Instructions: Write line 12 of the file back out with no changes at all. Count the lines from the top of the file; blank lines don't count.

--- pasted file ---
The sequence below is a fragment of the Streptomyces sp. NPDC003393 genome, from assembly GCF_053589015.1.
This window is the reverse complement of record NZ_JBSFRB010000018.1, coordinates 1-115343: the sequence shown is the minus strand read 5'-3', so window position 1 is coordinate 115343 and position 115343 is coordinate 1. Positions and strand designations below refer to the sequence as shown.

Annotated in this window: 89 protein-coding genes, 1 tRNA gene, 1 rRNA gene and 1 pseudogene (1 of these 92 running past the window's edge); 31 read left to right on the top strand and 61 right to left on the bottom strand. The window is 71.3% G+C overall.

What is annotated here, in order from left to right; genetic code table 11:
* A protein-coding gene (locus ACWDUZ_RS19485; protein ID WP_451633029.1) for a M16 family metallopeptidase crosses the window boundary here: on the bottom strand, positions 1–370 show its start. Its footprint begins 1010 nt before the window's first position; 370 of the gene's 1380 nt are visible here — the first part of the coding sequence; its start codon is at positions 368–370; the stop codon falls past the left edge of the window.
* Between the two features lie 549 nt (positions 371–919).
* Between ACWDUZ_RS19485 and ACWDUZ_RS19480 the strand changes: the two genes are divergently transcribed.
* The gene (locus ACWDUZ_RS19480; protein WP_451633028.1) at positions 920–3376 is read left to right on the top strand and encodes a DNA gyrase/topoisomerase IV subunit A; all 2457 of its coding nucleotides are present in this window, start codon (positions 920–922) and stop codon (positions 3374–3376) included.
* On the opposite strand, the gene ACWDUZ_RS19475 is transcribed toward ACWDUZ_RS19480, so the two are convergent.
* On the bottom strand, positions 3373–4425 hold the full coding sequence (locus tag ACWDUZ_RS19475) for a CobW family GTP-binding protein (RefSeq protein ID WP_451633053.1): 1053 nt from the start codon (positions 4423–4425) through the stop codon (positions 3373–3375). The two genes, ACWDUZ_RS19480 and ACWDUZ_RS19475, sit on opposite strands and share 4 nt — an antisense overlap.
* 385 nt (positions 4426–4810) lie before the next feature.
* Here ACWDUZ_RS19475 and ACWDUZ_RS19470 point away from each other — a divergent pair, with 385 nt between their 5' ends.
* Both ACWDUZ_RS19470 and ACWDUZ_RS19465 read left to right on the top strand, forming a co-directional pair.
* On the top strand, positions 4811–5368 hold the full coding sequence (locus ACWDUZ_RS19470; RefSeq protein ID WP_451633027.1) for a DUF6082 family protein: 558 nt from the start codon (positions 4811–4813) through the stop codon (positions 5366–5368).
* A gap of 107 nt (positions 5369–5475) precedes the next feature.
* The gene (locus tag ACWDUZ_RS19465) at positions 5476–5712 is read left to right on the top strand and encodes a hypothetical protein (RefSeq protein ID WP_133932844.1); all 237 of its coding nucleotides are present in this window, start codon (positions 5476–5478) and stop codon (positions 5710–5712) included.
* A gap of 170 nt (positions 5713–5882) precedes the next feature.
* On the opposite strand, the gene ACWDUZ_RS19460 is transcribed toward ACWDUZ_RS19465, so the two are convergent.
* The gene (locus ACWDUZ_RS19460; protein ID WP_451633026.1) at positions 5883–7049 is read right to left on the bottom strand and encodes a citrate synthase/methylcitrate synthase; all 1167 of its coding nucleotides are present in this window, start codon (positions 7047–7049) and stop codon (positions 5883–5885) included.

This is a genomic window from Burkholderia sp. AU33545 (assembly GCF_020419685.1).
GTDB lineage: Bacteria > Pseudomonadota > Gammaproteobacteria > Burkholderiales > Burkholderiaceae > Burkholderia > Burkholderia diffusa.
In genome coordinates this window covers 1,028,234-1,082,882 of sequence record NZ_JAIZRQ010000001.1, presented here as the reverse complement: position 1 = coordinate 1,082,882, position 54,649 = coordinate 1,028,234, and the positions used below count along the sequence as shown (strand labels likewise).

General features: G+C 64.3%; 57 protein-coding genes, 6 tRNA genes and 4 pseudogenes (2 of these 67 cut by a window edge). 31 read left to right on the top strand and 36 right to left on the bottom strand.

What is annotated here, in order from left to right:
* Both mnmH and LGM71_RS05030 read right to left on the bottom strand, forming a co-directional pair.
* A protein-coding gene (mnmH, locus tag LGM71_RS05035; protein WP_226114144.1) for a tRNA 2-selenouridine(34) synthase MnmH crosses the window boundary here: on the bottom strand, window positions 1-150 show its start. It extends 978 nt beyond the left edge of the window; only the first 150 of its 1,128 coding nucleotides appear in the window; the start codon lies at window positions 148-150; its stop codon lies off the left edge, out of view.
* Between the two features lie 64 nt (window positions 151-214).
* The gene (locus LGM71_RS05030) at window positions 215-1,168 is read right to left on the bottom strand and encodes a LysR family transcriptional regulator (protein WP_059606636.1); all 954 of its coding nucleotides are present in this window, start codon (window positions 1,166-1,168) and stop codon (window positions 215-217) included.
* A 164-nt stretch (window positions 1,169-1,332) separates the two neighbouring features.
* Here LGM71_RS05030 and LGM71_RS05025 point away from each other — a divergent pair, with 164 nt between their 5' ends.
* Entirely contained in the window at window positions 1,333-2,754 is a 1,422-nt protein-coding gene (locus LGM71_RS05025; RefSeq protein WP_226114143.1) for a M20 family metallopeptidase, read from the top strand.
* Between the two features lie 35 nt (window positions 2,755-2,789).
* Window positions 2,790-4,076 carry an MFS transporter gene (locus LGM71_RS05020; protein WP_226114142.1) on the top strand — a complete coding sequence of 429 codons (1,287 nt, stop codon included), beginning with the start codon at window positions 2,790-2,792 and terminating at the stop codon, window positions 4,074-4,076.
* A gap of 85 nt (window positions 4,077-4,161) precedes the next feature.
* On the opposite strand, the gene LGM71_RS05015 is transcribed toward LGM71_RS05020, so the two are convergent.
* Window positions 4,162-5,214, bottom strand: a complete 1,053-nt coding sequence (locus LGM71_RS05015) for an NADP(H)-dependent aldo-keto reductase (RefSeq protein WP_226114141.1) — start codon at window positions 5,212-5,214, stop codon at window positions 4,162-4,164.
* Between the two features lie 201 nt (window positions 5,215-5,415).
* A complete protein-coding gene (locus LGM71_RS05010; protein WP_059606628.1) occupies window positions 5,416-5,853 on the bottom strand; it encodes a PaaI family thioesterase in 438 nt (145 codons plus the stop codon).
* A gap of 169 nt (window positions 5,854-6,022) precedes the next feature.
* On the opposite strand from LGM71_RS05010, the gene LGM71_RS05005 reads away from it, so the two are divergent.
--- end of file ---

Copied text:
* Here ACWDUZ_RS19475 and ACWDUZ_RS19470 point away from each other — a divergent pair, with 385 nt between their 5' ends.